Golf took the concept of the club from traditional voluntary organizations along with the ideas of committee structures, mechanisms for ensuring exclusivity, and a place, both geographically and socially, for communal conviviality. It became one of the fastest growing recreational activities of late nineteenth- and early twentieth-century Britain and the first participant sport to expend and invest large sums of money. By means of a model constructed around the development of the British golf club before 1914, this paper offers a new approach to examining the history of associativity in sport. It uses five concepts of capital—physical, financial, cultural, social, and human—and argues that their formation in the context of club development should not be explored in isolation of each other.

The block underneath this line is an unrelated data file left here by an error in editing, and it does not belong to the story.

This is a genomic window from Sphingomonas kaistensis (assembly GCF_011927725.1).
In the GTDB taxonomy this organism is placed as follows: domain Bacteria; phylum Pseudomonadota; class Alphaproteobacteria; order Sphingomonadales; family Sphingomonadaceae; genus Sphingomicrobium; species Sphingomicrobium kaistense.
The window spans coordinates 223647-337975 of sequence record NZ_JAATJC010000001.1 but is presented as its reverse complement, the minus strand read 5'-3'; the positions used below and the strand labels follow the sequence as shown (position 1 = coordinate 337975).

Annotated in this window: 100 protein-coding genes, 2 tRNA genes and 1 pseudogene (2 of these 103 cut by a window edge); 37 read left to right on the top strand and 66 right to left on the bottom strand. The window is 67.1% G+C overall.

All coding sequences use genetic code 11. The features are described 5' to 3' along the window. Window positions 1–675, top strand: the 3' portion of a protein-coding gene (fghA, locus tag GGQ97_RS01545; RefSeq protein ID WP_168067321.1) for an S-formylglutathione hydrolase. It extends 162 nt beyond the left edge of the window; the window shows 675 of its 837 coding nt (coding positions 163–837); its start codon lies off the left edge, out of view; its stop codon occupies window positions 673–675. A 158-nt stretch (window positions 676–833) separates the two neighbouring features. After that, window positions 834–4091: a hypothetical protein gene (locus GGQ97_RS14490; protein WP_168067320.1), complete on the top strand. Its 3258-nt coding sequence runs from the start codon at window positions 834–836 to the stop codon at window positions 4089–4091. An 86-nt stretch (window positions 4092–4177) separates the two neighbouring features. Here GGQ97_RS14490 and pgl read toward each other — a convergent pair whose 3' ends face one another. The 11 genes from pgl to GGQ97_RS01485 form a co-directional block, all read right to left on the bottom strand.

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pp. 299-331
Launched on MUSE
Open Access
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